"It took me a year and a bit to come to terms with it, to be okay and say, 'You know what, I'm genuinely happy with my performance and that's all that matters'. What other people feel about it, I can't control that. I can't waste energy on things I can't control.
"I feel a lot happier about it now. I can talk about it and joke about it and be at ease with it, whereas, if you asked me that question a couple of months after Rio, you'd have probably got me crying because I didn't know what to do with my emotions."
So to ask the question she ended up asking herself - why does she swim? Again, you get a deep and thoughtful answer, delivered with a smile.
"I swim for myself, I swim because it makes me happy," she explains. "I don't swim for medals.
"If you asked me four years ago, I would have said I want to win medals and that's an acceptable answer. But I kind of realise now that there's more to sport than winning medals.
"There's a personal gain that I get from it and seeing the impact it has on other people. Seeing young people coming into the sport is great.
"I love it more now than I ever did before. That was one thing I realised after Rio.
"I got back in there as soon as I could and I banned myself from looking at a stopwatch for a couple of months and just enjoyed playing in the water and the sensation of floating. That's a little bit arty, I know."
'Rio was a positive heartbreak'
That's why, at 28, she's basking in these Gold Coast 2018 Games as much, if not more, than any other event she's ever competed in. That's why Alan Lynn, the national coach of Scottish Swimming, says he wouldn't be in the slightest bit surprised if she challenged for medals at the Tokyo Olympics in 2020.
"Swimming is who she is," he says. "It defines her as a person. She's a fantastic role model and everything she does smacks of class and professionalism in and out of the pool.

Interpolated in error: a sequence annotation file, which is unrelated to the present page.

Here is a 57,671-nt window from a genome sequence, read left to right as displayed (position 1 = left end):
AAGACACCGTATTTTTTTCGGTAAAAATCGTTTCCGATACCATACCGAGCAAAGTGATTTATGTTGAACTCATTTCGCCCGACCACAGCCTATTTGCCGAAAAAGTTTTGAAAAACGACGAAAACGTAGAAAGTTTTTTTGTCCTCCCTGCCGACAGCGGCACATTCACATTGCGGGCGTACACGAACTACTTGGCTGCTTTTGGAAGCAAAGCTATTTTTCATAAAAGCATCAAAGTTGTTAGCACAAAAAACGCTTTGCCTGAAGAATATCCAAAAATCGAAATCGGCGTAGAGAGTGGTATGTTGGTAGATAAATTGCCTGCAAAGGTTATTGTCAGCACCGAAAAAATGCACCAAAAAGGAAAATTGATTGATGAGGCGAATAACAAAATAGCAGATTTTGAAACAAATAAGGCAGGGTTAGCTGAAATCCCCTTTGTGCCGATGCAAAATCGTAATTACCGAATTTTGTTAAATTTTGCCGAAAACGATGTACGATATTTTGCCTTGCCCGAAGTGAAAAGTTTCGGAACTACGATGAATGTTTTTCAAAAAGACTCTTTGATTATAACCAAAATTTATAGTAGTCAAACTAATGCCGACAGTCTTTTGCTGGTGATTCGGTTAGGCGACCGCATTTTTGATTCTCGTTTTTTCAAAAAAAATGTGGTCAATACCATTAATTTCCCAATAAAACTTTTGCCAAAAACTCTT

"Rio was a positive and it was a heartbreak; a positive heartbreak. It was incredibly difficult for her to get over it, but on the other hand, she was at the Olympic Games and she was very, very close to winning a medal. It's still a fantastic achievement.
"The best athletes, although they might be disappointed with something, are able to flip that around and turn into a positive and make it fuel their desire. She's just a very impressive person."
On Thursday evening in Australia, down at the Aquatics Centre on Marine Parade, Miley will get on the blocks in front of 12,500 people in defence of the 400m IM Commonwealth title she first won eight years ago in Delhi and then backed up four years later in Glasgow.
It's the first night of competition and the place will be electric. If she wins, she becomes the first Scottish woman in history to win a gold medal at three successive Games.
Nothing comes easy. England have three contenders in Aimee Willmott, who was second behind Miley four years ago, Rosie Rubin and Abbie Wood. From Canada, there's the emerging 17-year-old, Mary-Sophie Harvey. From the host nation, from a 70-strong team, there's the exciting 16-year-old Kaylee McKeown.
"I've chosen not to think about the three-in-a row," adds Miley. "I'm aware of it, but I don't want to put any unnecessary pressure on myself.
"I don't want to get hyped up. I need to protect myself. I'm trying to put up a block to keep it at bay."
For now. Come Thursday, if there's a gold medal around her neck, the barrier will come down and the emotion, you fancy, will come at her like the waves of the Pacific Ocean nearby.